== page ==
.....Advertisement.....
.....Advertisement.....

Today's News

  • Beekeeping school at Kentucky State scheduled for March 9

    Kentucky State University will host the 2013 Bluegrass Beekeeping School on March 9 in Frankfort, according to a news release.
    The school will include talks on many aspects of hive management, conducting beekeeping businesses, and classes about how to produce additional products from the hive such as candle making, making lotions and hand bars, and pollen collection and processing.
    Registration will begin at 8 a.m. in the lobby of Bradford Hall at Kentucky State University. Pre-registration is suggested and is available at www.ksbabeekeeping.org.

  • Survey data to gauge substance abuse in Anderson County

    To address substance abuse in Anderson County, one board says it needs data and the community’s help.  
    A substance abuse prevention board is asking for volunteers to fill out a substance abuse survey — either online or in hard-copy form — in order to address substance abuse in the county.
    The Kentucky Agency for Substance Abuse Policy or ASAP operates out of the Office for Drug Control Policy and is funded through the state legislature, according to a release from Bluegrass Prevention Center.

  • Deputy injured in head-on wreck

    An Anderson County sheriff’s deputy was injured Sunday morning when his vehicle was struck head on as he was responding to a call on Highway 44, about five miles from Lawrenceburg.
    Deputy Tony Likens suffered a broken wrist in the wreck, which was likely caused by icy road conditions at that time.
    Sheriff Troy Young said Likens was on Highway 44 when a vehicle driven by a woman went out of control and slammed into Likens’ vehicle.

  • BCB & Company performances set

    Members of the singing group BCB & Company recently performed at the state capitol, and have been invited to perform at the opening of a General Assembly session March 6, according to director Deb Arnold.
    They are also scheduled to perform at the Anderson County Chamber of Commerce Business Expo on March 23 at 11:30 a.m.
    Under the direction of Arnold and Jana Terrell, the group includes teenagers from Anderson, Boyle and Franklin counties, according to a press release.

  • School district to pay $183K to cover insurance shortfall

    The Anderson County school district is expected to foot a $183,479 bill to cover a portion of a debt-ridden insurance trust’s $60 million deficit.
    It’s been at least 10 years since the district last worked with Kentucky School Boards Insurance Trust or KSBIT to provide accident insurance and compensation for sick and injured employees, among other services.
    But Anderson County, along with about 174 school districts as well as public and private Kentucky universities, are now finding they need to pay back fees to cover KSBIT’s losses.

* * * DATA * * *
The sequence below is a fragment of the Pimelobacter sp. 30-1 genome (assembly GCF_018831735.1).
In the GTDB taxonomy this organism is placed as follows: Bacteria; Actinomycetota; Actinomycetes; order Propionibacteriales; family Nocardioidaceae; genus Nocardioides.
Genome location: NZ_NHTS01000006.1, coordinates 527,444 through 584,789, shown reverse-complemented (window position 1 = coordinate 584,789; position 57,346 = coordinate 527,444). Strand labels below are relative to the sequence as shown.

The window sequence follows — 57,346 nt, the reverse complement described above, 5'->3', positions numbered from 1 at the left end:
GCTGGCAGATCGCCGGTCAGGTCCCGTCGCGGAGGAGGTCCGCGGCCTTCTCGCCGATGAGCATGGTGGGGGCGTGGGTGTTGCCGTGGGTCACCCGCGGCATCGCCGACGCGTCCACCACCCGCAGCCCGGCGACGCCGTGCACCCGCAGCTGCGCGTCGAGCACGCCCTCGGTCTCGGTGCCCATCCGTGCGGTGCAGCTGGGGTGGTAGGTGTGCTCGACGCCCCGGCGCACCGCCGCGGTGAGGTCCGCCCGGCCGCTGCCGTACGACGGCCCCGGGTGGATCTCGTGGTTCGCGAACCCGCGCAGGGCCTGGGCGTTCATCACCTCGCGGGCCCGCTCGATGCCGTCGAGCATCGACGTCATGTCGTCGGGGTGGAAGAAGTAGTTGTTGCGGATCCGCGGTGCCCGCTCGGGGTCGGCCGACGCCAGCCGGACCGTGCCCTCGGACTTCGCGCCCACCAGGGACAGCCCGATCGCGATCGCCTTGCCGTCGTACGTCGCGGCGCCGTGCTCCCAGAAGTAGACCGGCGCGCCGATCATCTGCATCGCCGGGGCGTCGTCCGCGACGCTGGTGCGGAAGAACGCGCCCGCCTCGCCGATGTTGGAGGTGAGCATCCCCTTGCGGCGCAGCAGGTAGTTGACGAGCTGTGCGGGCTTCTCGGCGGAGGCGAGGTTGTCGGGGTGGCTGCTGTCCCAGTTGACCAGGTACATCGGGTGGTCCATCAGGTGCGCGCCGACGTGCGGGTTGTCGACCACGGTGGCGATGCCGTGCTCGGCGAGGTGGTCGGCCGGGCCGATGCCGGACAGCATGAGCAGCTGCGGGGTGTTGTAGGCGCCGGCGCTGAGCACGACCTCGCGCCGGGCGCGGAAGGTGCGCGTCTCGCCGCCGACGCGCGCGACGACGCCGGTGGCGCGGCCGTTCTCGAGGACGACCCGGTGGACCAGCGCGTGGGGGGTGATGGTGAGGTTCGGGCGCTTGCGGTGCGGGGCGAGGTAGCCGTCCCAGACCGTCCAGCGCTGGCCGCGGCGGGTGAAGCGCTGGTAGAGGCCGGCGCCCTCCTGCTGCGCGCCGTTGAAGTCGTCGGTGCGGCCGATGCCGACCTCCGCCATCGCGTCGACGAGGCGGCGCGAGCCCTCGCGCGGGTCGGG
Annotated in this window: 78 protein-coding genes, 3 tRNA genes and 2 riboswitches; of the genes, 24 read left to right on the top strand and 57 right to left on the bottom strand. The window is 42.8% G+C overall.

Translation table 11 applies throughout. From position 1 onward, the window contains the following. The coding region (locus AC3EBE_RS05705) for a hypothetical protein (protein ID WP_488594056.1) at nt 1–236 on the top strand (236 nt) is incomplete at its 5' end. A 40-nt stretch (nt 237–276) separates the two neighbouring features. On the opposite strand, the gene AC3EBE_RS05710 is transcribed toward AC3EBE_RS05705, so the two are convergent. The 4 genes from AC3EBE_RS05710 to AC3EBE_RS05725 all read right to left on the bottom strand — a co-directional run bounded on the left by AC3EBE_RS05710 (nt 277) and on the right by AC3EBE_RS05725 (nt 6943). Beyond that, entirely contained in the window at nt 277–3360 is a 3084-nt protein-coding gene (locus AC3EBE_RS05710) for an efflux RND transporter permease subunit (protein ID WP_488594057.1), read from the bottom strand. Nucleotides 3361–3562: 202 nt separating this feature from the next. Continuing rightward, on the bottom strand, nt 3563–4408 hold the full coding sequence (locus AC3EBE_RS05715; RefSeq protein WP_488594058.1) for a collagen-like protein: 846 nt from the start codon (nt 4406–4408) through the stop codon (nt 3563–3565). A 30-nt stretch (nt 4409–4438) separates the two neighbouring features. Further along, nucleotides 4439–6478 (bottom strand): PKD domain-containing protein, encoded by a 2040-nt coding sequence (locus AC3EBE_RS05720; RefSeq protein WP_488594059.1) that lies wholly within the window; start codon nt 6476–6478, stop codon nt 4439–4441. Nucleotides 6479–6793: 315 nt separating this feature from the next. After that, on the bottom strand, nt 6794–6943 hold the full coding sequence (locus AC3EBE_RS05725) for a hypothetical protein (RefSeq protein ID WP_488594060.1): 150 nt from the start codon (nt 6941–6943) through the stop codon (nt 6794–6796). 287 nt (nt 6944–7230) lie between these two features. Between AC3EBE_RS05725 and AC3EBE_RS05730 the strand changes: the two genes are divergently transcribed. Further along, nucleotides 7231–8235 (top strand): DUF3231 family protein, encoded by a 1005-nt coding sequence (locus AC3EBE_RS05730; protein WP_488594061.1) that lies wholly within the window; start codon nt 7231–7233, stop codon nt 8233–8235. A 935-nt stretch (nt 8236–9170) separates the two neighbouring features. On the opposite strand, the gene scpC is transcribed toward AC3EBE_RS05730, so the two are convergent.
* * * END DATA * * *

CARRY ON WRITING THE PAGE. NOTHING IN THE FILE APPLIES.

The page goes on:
• Spring moving in on us very quickly

    Coming home from work and still having daylight is such a treat. The new norm is taking the dogs for a walk right after I get home.
    It sure works the kinks out and we all love it.
    We’ve been rambling all over the farm, looking for signs of wildlife and keeping an eye on everything showing new life.
    Inside the orchard fence, the hardy kiwi look like they are ready to form up buds. My cherry tree is budding and so is a peach and pear.
    The phlox is greening up and my roses are putting on new growth.

  • 30 seconds to understanding

    Harlem Shake.
    Reading these two words may have just produced the following thoughts:
    What in the world is the Harlem Shake?
    Is that a new beverage?
    Wow, you’re writing about the Harlem Shake videos? That was like, so Feb. 2.
    Yes, I am writing about the Harlem Shake meme.
    Not because I want to appear cool (which I am certainly not), or in step with contemporary youth culture (which I am certainly not).

  • We’re not weird, we’re wonderful

    Stoned on laughing gas and thick-tongued from Novocain, I said “Lawren-th-burg” when the dentist asked where I’m from.
     “Oh, I have friends from Lawrenceburg,” she said, the cruel whirl of the drill screaming in my ears as she leaned in to fix a troublesome tooth. “They’re always sending me that goofy newspaper with all the weird stuff in it.”

  • Create safety plans for severe weather

    March 2 was the first anniversary of the devastating tornadoes that struck Kentucky last year. Governor Steve Beshear has declared March to be Severe Weather Awareness Month. If you are prepared ahead of time for severe weather, then you won’t be as stressed when the tornado sirens sound.

  • Detection is key to colorectal cancer

    March is Colorectal Awareness Month, providing an opportunity nationwide to promote awareness of colorectal cancer prevention by early detection.
    Colorectal cancer is the third leading cause of death in the United States. It is treatable and preventable, although colorectal cancer is a common and lethal disease. In the United States, there are approximately 150,000 new cases diagnosed a year.